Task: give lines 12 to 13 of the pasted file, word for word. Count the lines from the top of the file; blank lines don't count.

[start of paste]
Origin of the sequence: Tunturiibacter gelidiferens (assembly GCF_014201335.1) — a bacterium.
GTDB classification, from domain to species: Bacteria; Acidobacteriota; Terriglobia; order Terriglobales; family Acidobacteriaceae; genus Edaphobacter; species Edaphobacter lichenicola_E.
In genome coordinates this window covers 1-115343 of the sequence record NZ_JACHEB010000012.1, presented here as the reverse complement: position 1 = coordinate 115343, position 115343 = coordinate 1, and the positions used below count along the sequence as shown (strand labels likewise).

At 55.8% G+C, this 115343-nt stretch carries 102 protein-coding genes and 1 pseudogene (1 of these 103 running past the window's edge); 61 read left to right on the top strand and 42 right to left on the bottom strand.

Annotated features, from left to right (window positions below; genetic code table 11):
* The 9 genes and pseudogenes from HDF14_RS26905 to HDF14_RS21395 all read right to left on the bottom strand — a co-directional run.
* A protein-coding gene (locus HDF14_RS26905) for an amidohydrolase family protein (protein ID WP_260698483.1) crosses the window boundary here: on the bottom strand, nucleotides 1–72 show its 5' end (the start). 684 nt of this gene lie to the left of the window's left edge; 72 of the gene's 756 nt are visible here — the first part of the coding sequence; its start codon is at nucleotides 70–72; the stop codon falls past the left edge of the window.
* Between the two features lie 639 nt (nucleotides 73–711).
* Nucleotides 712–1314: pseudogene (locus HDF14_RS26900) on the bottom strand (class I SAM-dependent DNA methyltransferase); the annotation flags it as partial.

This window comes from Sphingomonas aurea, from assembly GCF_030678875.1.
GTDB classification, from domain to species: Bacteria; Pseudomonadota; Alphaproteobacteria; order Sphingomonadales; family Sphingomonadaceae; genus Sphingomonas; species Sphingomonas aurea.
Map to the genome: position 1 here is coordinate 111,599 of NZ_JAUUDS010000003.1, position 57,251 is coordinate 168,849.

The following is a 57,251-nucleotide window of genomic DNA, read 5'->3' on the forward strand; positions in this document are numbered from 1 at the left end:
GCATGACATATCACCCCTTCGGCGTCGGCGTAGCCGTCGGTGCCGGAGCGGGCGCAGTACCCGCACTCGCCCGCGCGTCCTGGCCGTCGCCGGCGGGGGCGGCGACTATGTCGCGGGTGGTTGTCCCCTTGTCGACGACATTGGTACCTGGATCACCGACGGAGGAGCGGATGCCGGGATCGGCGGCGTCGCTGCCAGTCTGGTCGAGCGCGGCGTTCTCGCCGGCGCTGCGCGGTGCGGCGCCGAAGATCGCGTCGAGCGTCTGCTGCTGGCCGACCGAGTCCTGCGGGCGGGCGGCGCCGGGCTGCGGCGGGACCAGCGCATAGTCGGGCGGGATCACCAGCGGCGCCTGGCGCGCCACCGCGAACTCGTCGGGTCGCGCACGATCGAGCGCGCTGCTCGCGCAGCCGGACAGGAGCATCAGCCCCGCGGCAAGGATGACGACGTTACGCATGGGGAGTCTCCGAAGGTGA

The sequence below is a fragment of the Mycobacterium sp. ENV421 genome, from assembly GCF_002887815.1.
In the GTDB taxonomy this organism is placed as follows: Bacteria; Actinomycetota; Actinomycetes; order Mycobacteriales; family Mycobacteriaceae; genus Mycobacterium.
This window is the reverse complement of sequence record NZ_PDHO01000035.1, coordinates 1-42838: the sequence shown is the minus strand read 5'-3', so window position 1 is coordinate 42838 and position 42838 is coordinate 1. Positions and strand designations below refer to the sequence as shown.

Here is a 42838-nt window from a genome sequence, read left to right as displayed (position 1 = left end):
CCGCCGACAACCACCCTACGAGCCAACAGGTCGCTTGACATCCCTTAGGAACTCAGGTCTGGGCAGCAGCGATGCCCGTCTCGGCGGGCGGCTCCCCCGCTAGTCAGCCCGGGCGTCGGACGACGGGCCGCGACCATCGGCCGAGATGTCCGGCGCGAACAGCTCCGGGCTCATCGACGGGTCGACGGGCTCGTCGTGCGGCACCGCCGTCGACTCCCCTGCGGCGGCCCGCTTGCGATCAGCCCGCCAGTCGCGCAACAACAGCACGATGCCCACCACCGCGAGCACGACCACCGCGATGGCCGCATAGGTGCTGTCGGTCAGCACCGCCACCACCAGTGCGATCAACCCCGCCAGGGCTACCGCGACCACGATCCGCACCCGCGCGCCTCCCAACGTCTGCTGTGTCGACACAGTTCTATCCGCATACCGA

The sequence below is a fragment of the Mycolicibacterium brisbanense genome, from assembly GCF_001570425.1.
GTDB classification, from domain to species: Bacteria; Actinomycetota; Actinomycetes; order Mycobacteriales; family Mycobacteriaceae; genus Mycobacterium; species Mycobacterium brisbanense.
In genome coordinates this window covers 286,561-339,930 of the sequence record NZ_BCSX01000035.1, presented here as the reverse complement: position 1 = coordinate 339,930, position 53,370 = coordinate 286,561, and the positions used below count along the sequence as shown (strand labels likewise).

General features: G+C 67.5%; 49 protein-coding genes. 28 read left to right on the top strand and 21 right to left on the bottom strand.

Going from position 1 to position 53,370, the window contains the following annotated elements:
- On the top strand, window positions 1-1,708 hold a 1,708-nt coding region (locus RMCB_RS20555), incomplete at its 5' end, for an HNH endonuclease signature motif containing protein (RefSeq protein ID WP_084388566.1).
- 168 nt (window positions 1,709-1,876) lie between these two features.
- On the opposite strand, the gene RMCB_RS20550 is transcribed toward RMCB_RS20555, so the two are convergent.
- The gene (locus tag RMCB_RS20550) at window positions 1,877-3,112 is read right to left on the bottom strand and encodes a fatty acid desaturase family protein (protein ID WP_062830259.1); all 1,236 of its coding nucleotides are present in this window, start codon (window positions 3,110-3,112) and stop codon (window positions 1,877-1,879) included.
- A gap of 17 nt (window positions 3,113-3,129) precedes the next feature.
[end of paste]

Map to the genome: position 1 here is coordinate 111,599 of NZ_JAUUDS010000003.1, position 57,251 is coordinate 168,849.

The following is a 57,251-nucleotide window of genomic DNA, read 5'->3' on the forward strand; positions in this document are numbered from 1 at the left end: